Redundancy in language I don't know if you tried to read the image at the top of this article - if not, give it a go now.
It's easier than you might expect it to be, given that the letters of each word have been scrambled. It's possible because there is a lot of redundancy in our language. There's only one English word you can turn 'OTO' into. Only two English language anagrams of 'UMCH'. Change a few letters in a sentence and you are unlikely to make another sentence that means something different. Even with a few errors, you can recover the meaning.
This redundancy in language is useful for communication, in the same way that having two kidneys is useful for survival. Miscommunication is less likely: a lot has to go wrong before the meaning is lost, whether the language is written or spoken. But it's also inefficient. In circumstances where the context is clear, the redundancy can be stripped away. Airports can be designated LDN, CDG, JFK. Countries uk, fr, de, in. When you already know what I'm talking about, what I might say, redundancy starts to become inefficient.
Computers and language
Until relatively recently, computers and software have worked in highly specific, context-rich environments. Applications were written to perform narrow tasks in narrow domains. When computers communicated, or we communicated with them, the information had to be highly structured for them to grasp our meaning."Enter the date in the right format." "Select the item from the drop-down." "Press 0 to speak to a human."
But as artificial intelligence starts to tackle much more complex problems, so computers need to cope with much less structured inputs. The built-in redundancy of natural language - human spoken and written language - becomes useful. This is partly for the same reason that redundancy is useful in our communication: where context is unclear or very broad, redundancy can make errors in interpreting meaning less likely. In addition, access to meaning in human speech and writing vastly increases the data software can draw on and interpret.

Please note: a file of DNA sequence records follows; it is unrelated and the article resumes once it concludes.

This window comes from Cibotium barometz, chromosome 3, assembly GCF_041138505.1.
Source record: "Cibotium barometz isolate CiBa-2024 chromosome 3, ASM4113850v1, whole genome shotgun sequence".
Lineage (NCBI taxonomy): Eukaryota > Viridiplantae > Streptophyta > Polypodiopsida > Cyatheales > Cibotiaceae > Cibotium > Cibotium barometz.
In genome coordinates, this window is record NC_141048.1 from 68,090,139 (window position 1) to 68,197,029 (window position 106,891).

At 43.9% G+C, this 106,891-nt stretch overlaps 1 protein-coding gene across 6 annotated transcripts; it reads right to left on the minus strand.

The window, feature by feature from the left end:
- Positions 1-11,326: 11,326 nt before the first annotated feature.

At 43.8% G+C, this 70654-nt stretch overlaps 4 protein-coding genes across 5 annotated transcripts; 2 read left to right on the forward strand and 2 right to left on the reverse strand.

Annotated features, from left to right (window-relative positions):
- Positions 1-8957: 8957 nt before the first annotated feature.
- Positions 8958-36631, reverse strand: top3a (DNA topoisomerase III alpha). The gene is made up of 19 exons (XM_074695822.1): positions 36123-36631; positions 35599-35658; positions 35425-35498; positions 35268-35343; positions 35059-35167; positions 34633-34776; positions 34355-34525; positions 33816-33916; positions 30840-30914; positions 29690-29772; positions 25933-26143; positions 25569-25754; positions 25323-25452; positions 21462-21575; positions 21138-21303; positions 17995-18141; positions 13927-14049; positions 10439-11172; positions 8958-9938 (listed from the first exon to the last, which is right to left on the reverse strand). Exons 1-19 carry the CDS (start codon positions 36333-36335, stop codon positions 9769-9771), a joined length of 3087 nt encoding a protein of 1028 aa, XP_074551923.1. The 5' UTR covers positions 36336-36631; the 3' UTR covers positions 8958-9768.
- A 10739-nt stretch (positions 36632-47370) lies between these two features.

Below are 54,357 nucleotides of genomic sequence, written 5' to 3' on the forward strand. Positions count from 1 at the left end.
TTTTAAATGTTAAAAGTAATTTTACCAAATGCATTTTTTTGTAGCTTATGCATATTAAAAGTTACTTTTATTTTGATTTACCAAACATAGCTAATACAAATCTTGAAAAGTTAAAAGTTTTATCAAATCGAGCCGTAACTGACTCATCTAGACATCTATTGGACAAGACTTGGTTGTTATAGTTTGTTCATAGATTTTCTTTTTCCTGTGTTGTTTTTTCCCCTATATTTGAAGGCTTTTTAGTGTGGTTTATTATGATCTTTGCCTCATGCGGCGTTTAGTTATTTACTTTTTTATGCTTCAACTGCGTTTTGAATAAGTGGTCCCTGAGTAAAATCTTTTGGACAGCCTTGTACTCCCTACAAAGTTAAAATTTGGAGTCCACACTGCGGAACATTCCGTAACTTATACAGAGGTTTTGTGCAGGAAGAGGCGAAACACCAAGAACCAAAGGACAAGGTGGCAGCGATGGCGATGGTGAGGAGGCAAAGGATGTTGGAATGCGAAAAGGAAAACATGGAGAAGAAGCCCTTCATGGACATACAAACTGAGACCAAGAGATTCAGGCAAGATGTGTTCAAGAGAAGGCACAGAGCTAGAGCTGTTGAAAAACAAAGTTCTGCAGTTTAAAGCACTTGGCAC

L&D and NLP
Natural language processing (NLP) is the analysis of human language, by computers, to extract meaning. Its applications include the already commonplace: search functionality (within documents or across the internet); spam detection and filtering in your email service; voice recognition by your bank's customer service phone line; grammatical suggestions as you split infinitives in your LinkedIn posts. And there are a host of others just around the corner.
There are a couple of innovations which we have been working on at Filtered, made possible by NLP, which we think will drive change in learning & development in the next few years.
Algorithmic Content Curation
We've developed an algorithmic stack (Magpie) that lets you make sense of and leverage value from any set of learning content.
Taking raw content as its inputs, Magpie classifies learning assets (courses, articles, videos - anything) in the language of your business or sector, organises them in line with your objectives, and prioritises them for individuals, to maximise impact.
Magpie combines domain knowledge, in the form of concept graphs and domain-agnostic machine learning techniques driven by usage & NLP to incorporate both sector expertise & individual and organisational nuance. By training neural networks to emulate human decision making, the algorithms are bootstrapped with human expertise and can embody local (e.g. organisational) preferences & priorities.
Use of chatbots - intelligent software that can process human language and respond sensibly and usefully to it in real time - is becoming more frequent in customer service and technical support. This opens up possibilities in L&D for performance support, and more immediately for learners to take more natural, nuanced control of their learning. We've incorporated a conversational interface into our globalfilter learning recommendation engine: give it a go here, let us know what you think, and watch this space as we add to its capabilities in the coming months.